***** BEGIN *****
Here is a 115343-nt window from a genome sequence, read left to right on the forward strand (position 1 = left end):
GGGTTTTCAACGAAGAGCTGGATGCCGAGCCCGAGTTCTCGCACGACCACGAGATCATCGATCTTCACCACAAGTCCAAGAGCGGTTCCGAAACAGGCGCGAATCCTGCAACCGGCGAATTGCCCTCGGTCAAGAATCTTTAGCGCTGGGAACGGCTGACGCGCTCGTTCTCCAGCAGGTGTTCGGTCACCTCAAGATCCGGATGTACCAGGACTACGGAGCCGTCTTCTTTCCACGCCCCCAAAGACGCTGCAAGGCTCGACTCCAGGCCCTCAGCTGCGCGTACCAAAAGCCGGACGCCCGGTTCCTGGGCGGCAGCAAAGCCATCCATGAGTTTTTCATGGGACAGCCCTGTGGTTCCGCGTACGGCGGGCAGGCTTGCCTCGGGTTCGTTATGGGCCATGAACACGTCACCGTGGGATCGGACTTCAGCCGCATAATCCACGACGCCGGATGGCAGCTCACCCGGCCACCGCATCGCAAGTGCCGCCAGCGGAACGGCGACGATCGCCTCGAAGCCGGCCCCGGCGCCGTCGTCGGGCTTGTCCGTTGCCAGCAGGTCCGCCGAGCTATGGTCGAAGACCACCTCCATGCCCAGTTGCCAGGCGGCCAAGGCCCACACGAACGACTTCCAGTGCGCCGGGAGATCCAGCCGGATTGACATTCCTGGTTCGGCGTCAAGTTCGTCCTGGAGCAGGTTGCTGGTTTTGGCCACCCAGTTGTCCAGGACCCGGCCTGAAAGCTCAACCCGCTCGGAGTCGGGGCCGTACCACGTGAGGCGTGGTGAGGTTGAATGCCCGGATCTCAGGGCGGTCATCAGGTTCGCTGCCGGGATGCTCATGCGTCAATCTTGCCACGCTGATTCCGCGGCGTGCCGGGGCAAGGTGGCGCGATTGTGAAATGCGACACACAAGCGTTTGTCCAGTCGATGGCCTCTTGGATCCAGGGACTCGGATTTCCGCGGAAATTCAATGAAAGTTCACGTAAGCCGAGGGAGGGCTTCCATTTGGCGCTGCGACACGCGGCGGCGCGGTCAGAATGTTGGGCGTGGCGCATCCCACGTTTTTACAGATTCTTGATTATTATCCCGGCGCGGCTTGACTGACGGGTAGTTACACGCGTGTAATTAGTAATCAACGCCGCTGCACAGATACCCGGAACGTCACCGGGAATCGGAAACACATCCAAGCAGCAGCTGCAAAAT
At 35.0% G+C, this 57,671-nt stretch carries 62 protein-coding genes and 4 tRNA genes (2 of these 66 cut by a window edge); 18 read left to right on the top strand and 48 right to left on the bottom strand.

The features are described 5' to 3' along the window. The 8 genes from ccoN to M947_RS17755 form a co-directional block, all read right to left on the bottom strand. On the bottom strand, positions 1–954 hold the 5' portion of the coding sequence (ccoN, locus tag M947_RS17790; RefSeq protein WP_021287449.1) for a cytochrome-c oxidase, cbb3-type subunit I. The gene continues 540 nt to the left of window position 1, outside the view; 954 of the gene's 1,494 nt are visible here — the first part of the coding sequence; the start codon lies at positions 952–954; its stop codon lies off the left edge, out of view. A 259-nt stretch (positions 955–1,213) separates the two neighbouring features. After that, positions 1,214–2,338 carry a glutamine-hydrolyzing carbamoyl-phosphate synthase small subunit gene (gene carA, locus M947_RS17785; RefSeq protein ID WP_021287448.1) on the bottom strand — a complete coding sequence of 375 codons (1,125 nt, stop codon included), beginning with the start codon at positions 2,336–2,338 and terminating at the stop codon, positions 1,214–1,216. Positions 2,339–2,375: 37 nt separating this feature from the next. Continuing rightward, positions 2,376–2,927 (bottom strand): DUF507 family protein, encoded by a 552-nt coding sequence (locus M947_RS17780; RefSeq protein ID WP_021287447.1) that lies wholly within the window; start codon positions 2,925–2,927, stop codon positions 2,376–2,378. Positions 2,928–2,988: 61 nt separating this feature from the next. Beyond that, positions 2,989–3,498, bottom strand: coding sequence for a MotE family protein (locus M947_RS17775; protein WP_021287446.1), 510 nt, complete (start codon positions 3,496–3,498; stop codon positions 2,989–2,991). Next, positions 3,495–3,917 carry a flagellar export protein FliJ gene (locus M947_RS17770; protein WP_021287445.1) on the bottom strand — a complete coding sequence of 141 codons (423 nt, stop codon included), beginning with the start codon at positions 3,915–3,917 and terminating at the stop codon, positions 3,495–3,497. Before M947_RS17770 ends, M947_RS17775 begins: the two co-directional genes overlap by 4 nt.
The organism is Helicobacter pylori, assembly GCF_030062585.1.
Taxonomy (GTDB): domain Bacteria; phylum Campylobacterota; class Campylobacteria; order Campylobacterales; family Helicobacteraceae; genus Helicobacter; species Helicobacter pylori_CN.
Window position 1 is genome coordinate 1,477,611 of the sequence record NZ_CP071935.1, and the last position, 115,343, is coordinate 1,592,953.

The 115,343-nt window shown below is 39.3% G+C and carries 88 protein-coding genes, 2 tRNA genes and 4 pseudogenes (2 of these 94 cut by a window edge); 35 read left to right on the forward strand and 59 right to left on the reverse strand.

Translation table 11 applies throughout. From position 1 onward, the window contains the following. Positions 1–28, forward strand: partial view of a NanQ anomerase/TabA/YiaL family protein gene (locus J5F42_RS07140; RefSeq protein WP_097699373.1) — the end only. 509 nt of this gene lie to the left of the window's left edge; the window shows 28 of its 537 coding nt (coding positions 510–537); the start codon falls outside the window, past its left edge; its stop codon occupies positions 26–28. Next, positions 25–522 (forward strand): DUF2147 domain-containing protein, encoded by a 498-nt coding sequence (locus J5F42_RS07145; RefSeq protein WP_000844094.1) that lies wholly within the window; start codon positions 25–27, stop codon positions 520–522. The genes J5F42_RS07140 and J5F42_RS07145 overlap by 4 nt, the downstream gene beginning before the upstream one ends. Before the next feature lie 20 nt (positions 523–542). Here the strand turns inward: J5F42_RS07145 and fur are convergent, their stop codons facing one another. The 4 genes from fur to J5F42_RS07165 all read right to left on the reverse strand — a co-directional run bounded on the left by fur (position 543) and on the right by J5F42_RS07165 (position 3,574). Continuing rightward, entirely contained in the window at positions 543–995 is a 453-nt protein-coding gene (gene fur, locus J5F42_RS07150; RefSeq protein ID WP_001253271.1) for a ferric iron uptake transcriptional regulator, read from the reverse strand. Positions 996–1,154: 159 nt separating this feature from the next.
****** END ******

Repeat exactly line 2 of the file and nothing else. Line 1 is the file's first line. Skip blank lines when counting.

GGGTTTTCAACGAAGAGCTGGATGCCGAGCCCGAGTTCTCGCACGACCACGAGATCATCGATCTTCACCACAAGTCCAAGAGCGGTTCCGAAACAGGCGCGAATCCTGCAACCGGCGAATTGCCCTCGGTCAAGAATCTTTAGCGCTGGGAACGGCTGACGCGCTCGTTCTCCAGCAGGTGTTCGGTCACCTCAAGATCCGGATGTACCAGGACTACGGAGCCGTCTTCTTTCCACGCCCCCAAAGACGCTGCAAGGCTCGACTCCAGGCCCTCAGCTGCGCGTACCAAAAGCCGGACGCCCGGTTCCTGGGCGGCAGCAAAGCCATCCATGAGTTTTTCATGGGACAGCCCTGTGGTTCCGCGTACGGCGGGCAGGCTTGCCTCGGGTTCGTTATGGGCCATGAACACGTCACCGTGGGATCGGACTTCAGCCGCATAATCCACGACGCCGGATGGCAGCTCACCCGGCCACCGCATCGCAAGTGCCGCCAGCGGAACGGCGACGATCGCCTCGAAGCCGGCCCCGGCGCCGTCGTCGGGCTTGTCCGTTGCCAGCAGGTCCGCCGAGCTATGGTCGAAGACCACCTCCATGCCCAGTTGCCAGGCGGCCAAGGCCCACACGAACGACTTCCAGTGCGCCGGGAGATCCAGCCGGATTGACATTCCTGGTTCGGCGTCAAGTTCGTCCTGGAGCAGGTTGCTGGTTTTGGCCACCCAGTTGTCCAGGACCCGGCCTGAAAGCTCAACCCGCTCGGAGTCGGGGCCGTACCACGTGAGGCGTGGTGAGGTTGAATGCCCGGATCTCAGGGCGGTCATCAGGTTCGCTGCCGGGATGCTCATGCGTCAATCTTGCCACGCTGATTCCGCGGCGTGCCGGGGCAAGGTGGCGCGATTGTGAAATGCGACACACAAGCGTTTGTCCAGTCGATGGCCTCTTGGATCCAGGGACTCGGATTTCCGCGGAAATTCAATGAAAGTTCACGTAAGCCGAGGGAGGGCTTCCATTTGGCGCTGCGACACGCGGCGGCGCGGTCAGAATGTTGGGCGTGGCGCATCCCACGTTTTTACAGATTCTTGATTATTATCCCGGCGCGGCTTGACTGACGGGTAGTTACACGCGTGTAATTAGTAATCAACGCCGCTGCACAGATACCCGGAACGTCACCGGGAATCGGAAACACATCCAAGCAGCAGCTGCAAAAT